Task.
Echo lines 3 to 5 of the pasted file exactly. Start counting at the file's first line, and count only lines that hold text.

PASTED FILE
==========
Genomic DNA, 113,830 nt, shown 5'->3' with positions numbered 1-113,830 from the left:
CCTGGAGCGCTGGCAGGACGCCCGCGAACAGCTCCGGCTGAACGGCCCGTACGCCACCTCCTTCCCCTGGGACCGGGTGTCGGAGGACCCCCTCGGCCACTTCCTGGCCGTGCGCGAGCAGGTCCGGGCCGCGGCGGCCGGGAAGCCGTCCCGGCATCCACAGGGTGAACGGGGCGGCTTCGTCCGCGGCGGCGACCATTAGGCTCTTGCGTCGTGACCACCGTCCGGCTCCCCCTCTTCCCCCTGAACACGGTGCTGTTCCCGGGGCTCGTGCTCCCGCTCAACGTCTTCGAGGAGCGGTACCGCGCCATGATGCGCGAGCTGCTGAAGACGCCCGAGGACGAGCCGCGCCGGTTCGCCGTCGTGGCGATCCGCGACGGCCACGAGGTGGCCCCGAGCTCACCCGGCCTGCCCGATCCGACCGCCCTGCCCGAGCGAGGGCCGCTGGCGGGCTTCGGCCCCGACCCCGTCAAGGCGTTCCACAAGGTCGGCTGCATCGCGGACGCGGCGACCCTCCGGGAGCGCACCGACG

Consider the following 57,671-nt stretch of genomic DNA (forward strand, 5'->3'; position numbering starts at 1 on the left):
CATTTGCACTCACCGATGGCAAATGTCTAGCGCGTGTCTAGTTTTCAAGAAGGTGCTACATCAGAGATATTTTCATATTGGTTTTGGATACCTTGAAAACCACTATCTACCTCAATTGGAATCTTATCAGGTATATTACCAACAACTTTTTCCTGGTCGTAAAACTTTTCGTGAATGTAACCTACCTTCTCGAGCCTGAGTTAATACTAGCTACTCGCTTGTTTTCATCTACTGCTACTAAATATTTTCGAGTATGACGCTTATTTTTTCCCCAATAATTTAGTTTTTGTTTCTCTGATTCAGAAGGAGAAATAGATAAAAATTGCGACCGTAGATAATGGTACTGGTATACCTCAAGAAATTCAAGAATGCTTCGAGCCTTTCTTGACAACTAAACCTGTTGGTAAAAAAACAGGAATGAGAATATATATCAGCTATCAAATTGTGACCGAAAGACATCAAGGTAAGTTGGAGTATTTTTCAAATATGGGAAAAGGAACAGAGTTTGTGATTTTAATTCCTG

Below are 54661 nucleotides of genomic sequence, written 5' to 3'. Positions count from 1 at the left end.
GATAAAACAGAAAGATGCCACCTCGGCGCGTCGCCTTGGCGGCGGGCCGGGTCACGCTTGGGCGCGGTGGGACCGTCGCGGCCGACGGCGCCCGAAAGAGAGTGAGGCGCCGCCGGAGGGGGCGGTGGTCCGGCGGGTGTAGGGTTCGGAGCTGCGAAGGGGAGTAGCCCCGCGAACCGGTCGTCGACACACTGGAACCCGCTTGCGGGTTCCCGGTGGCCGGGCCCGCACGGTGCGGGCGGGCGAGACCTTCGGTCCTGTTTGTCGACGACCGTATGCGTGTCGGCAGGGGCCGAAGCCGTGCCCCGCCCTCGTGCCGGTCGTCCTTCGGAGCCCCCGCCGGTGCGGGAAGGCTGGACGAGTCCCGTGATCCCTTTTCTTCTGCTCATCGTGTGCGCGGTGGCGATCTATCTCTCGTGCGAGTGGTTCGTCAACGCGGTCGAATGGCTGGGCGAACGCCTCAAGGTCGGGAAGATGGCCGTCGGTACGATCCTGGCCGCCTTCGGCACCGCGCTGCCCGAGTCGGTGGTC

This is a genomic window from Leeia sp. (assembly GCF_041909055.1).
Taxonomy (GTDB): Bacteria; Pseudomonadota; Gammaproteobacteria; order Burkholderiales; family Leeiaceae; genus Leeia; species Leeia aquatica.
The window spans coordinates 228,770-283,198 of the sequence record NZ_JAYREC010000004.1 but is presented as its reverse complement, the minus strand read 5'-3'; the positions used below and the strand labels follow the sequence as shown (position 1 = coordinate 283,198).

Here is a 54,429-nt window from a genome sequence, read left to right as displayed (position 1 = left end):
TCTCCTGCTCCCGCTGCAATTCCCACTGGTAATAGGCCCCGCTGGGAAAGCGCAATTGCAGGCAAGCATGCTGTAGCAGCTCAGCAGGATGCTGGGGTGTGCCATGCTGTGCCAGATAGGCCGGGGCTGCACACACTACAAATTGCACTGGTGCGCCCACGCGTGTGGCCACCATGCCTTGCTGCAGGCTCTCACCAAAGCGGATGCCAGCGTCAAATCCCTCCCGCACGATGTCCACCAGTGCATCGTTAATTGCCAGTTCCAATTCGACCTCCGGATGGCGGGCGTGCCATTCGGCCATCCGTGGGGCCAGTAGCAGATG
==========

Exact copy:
Consider the following 57,671-nt stretch of genomic DNA (forward strand, 5'->3'; position numbering starts at 1 on the left):
CATTTGCACTCACCGATGGCAAATGTCTAGCGCGTGTCTAGTTTTCAAGAAGGTGCTACATCAGAGATATTTTCATATTGGTTTTGGATACCTTGAAAACCACTATCTACCTCAATTGGAATCTTATCAGGTATATTACCAACAACTTTTTCCTGGTCGTAAAACTTTTCGTGAATGTAACCTACCTTCTCGAGCCTGAGTTAATACTAGCTACTCGCTTGTTTTCATCTACTGCTACTAAATATTTTCGAGTATGACGCTTATTTTTTCCCCAATAATTTAGTTTTTGTTTCTCTGATTCAGAAGGAGAAATAGATAAAAATTGCGACCGTAGATAATGGTACTGGTATACCTCAAGAAATTCAAGAATGCTTCGAGCCTTTCTTGACAACTAAACCTGTTGGTAAAAAAACAGGAATGAGAATATATATCAGCTATCAAATTGTGACCGAAAGACATCAAGGTAAGTTGGAGTATTTTTCAAATATGGGAAAAGGAACAGAGTTTGTGATTTTAATTCCTG

Below are 54661 nucleotides of genomic sequence, written 5' to 3'. Positions count from 1 at the left end.